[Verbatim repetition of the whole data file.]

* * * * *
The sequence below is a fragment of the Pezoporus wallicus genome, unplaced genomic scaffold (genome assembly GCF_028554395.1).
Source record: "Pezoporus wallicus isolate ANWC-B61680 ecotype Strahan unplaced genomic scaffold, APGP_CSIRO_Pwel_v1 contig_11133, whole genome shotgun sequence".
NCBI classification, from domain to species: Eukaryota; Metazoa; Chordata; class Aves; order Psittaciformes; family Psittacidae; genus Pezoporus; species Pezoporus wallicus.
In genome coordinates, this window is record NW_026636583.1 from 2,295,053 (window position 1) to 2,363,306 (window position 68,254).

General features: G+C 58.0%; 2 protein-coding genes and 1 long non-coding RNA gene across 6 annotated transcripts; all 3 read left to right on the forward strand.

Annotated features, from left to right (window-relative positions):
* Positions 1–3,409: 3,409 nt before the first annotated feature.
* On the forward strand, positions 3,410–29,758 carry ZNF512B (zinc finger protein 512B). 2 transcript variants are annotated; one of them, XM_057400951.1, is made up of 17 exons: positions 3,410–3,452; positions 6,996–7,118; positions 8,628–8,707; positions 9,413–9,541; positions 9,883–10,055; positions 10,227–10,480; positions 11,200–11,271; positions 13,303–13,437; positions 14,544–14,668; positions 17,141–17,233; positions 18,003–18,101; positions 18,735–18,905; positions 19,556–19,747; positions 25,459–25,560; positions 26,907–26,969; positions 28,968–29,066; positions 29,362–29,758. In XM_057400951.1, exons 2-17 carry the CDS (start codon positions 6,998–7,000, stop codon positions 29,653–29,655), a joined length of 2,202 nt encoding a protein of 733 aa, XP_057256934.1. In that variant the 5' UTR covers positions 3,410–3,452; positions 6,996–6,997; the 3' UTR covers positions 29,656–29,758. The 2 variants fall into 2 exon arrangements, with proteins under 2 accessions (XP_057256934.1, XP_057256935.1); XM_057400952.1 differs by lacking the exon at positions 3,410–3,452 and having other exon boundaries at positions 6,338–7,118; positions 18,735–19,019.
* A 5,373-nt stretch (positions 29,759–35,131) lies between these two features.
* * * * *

The sequence below is a fragment of the Pezoporus wallicus genome, unplaced genomic scaffold (genome assembly GCF_028554395.1).
Source record: "Pezoporus wallicus isolate ANWC-B61680 ecotype Strahan unplaced genomic scaffold, APGP_CSIRO_Pwel_v1 contig_11133, whole genome shotgun sequence".
NCBI classification, from domain to species: Eukaryota; Metazoa; Chordata; class Aves; order Psittaciformes; family Psittacidae; genus Pezoporus; species Pezoporus wallicus.
In genome coordinates, this window is record NW_026636583.1 from 2,295,053 (window position 1) to 2,363,306 (window position 68,254).

General features: G+C 58.0%; 2 protein-coding genes and 1 long non-coding RNA gene across 6 annotated transcripts; all 3 read left to right on the forward strand.

Annotated features, from left to right (window-relative positions):
* Positions 1–3,409: 3,409 nt before the first annotated feature.
* On the forward strand, positions 3,410–29,758 carry ZNF512B (zinc finger protein 512B). 2 transcript variants are annotated; one of them, XM_057400951.1, is made up of 17 exons: positions 3,410–3,452; positions 6,996–7,118; positions 8,628–8,707; positions 9,413–9,541; positions 9,883–10,055; positions 10,227–10,480; positions 11,200–11,271; positions 13,303–13,437; positions 14,544–14,668; positions 17,141–17,233; positions 18,003–18,101; positions 18,735–18,905; positions 19,556–19,747; positions 25,459–25,560; positions 26,907–26,969; positions 28,968–29,066; positions 29,362–29,758. In XM_057400951.1, exons 2-17 carry the CDS (start codon positions 6,998–7,000, stop codon positions 29,653–29,655), a joined length of 2,202 nt encoding a protein of 733 aa, XP_057256934.1. In that variant the 5' UTR covers positions 3,410–3,452; positions 6,996–6,997; the 3' UTR covers positions 29,656–29,758. The 2 variants fall into 2 exon arrangements, with proteins under 2 accessions (XP_057256934.1, XP_057256935.1); XM_057400952.1 differs by lacking the exon at positions 3,410–3,452 and having other exon boundaries at positions 6,338–7,118; positions 18,735–19,019.
* A 5,373-nt stretch (positions 29,759–35,131) lies between these two features.